Is it a hospital? Is it a girl’s school? No, it’s an ad agency -
but definitely a rather unusual one. In fact, the St Luke’s way of
working is so unusual that it is organising monthly tours for clients,
management gurus and TV companies who want to see it for themselves.
Agency marketing director David Abraham is currently considering a range
of offers from TV companies keen to commit the St Luke’s spirit to
It is not just the fact that St Luke’s is what the financiers call a
’quest’ (with every employee owning an equal shareholding , having
access to all the books and voting for their own pay increases) that has
proved so intriguing, but the physical appearance of the agency.
Nobody has an office or a secretary, there is an in-house artist and
masseuse on hand to relive stress, and the building houses a string of
themed rooms including a red ’womb’ for quiet contemplation and a
chill-out room for relaxation.
If you, like Mix, have wondered what bizarre creative spark inspired
Ikea’s ’chuck out your chintz’ campaign, you’ll find it in the Ikea
brand room, minimalist enough to make the most dedicated Swede feel
truly at home.
Every client has a brand room where they work with the agency team -
Eurostar’s is like a train carriage, Boots 17 is like a teenager’s
bedroom and the agency’s newest client, Clark’s, has a room which looks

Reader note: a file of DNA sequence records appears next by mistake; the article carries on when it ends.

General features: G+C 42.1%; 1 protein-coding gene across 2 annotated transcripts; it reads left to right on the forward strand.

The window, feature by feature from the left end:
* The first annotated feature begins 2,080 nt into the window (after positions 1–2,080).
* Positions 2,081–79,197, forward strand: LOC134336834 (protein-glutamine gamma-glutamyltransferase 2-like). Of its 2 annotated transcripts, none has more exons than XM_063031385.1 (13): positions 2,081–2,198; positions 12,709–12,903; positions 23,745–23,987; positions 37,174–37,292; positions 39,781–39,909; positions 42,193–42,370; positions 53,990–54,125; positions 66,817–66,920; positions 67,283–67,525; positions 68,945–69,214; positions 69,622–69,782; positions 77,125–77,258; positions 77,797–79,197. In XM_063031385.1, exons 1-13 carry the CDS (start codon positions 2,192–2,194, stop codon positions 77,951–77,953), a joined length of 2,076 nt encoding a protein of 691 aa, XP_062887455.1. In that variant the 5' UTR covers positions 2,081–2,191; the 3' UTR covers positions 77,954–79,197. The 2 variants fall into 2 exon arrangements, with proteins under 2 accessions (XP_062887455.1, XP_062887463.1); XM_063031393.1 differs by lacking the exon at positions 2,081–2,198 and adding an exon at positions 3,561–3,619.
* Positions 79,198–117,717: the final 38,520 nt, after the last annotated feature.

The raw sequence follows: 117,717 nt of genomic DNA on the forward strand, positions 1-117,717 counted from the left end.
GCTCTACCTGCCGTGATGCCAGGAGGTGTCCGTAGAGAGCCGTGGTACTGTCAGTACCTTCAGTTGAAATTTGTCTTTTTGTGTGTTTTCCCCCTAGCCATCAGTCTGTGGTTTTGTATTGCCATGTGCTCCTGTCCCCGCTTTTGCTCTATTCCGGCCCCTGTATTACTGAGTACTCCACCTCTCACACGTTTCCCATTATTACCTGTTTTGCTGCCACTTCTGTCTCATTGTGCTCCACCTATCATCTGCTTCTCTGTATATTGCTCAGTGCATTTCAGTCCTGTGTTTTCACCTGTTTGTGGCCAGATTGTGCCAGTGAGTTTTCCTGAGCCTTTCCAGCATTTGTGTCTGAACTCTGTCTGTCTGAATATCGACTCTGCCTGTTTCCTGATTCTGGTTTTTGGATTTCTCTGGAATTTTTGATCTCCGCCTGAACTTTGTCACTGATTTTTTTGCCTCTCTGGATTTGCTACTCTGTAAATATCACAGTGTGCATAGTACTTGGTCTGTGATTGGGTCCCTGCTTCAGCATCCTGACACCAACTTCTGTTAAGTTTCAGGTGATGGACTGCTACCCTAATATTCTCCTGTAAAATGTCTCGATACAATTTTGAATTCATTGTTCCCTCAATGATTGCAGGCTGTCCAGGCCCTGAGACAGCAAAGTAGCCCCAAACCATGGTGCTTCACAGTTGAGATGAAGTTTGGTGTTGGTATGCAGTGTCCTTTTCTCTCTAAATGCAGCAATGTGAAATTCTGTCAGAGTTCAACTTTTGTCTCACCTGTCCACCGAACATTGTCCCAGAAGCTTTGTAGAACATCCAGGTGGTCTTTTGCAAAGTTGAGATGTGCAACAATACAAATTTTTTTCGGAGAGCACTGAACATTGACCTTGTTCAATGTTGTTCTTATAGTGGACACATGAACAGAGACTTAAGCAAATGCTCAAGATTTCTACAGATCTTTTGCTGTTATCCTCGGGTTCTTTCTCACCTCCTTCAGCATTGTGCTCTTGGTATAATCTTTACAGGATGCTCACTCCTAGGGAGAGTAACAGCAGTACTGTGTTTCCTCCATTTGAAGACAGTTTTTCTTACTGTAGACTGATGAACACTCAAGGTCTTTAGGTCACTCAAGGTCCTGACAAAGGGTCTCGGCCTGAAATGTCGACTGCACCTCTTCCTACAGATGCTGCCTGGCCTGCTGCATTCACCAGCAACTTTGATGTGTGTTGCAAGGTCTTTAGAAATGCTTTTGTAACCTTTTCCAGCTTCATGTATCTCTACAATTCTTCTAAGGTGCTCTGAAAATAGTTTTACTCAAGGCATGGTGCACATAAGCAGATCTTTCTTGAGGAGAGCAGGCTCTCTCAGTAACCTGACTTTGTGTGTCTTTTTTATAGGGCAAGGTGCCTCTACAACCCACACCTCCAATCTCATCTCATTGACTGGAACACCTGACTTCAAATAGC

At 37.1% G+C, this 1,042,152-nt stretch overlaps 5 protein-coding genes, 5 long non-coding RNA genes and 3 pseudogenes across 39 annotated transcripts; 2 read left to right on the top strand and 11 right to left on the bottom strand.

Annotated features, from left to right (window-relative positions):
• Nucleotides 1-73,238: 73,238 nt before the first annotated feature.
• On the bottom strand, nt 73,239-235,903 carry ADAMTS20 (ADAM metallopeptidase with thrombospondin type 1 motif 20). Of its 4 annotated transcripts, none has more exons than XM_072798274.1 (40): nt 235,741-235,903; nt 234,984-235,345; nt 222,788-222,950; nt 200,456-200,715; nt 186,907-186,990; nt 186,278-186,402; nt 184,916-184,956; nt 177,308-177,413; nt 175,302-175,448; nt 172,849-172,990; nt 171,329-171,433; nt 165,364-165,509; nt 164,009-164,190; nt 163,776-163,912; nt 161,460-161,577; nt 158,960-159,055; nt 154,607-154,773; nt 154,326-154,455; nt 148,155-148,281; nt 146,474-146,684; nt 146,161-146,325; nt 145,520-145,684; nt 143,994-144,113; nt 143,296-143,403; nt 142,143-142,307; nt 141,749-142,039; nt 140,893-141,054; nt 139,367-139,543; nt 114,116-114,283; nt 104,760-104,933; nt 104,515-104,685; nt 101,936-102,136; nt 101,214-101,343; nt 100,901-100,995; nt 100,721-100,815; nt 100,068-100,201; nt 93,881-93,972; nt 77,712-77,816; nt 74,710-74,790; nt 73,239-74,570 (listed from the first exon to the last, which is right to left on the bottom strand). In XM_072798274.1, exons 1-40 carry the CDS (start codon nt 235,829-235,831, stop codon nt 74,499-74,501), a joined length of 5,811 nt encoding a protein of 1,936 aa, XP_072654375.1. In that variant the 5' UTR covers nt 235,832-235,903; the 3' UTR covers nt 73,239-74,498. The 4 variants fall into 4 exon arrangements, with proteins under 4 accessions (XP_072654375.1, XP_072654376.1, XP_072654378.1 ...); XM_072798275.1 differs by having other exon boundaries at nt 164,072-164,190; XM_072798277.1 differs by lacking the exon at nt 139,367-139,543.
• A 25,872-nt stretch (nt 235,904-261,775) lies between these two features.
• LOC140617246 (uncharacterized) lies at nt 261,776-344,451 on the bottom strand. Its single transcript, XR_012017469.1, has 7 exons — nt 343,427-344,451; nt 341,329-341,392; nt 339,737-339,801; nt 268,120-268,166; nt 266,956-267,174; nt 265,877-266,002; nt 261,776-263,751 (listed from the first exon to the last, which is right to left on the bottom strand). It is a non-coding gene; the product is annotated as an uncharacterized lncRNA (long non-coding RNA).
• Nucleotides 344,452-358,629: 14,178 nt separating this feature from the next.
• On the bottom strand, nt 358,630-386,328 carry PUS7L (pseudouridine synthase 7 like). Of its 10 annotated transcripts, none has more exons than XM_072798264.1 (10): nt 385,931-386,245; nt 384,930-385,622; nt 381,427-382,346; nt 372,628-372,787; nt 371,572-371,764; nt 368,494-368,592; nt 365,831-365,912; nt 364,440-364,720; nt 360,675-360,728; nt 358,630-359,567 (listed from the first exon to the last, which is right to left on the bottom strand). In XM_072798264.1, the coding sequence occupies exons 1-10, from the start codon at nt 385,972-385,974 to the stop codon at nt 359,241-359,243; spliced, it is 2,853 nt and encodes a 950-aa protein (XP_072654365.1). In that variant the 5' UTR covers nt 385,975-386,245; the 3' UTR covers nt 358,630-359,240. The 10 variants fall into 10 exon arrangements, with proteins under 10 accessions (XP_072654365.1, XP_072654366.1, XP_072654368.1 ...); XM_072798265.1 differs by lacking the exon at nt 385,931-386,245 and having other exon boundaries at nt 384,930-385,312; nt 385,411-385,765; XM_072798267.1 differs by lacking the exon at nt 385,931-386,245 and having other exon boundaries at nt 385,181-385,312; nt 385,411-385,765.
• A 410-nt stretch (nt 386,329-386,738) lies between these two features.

like a shoe-shop.
The Midland team is just moving to a bigger room, where it intends to
install old cashpoint machines - but definitely no queues - to get the
creative juices flowing.
David Abraham admits it is an unusual set-up which comes as a bit of a
shock to some clients. But although it is all a bit too radical for
some, he believes that St Luke’s clients prefer the brand rooms to a
They also enjoy joining agency staff for an Italian lunch in the
in-house restaurant. They know not to criticise the food though. It’s
all cooked by agency chef Signor Buonaguidi - dad of creative director
- We have to come clean - Mix was highly sceptical when Japanese artist
Tomoko Takahashi staged an exhibition of rubbish in the offices of
Claydon Heeley earlier this year. Now she has taken the same theme to a
Norwich art college hosting the UK’s largest exhibition of contemporary
art and won the pounds 5000 first prize against 36 other entrants. OK,
Claydon Heeley, we admit it’s probably art. But is it direct marketing?